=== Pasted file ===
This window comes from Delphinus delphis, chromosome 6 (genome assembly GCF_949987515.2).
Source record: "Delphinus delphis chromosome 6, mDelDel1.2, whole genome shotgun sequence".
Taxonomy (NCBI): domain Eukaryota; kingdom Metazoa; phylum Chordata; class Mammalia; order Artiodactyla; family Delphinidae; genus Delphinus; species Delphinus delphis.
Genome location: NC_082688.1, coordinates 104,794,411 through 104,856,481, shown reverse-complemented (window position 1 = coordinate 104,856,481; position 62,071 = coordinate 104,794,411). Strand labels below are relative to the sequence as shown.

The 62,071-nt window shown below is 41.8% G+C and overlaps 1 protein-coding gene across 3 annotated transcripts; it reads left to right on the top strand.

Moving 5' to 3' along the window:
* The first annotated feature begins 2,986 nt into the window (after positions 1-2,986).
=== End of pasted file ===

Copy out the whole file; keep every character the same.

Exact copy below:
This window comes from Delphinus delphis, chromosome 6 (genome assembly GCF_949987515.2).
Source record: "Delphinus delphis chromosome 6, mDelDel1.2, whole genome shotgun sequence".
Taxonomy (NCBI): domain Eukaryota; kingdom Metazoa; phylum Chordata; class Mammalia; order Artiodactyla; family Delphinidae; genus Delphinus; species Delphinus delphis.
Genome location: NC_082688.1, coordinates 104,794,411 through 104,856,481, shown reverse-complemented (window position 1 = coordinate 104,856,481; position 62,071 = coordinate 104,794,411). Strand labels below are relative to the sequence as shown.

The 62,071-nt window shown below is 41.8% G+C and overlaps 1 protein-coding gene across 3 annotated transcripts; it reads left to right on the top strand.

Moving 5' to 3' along the window:
* The first annotated feature begins 2,986 nt into the window (after positions 1-2,986).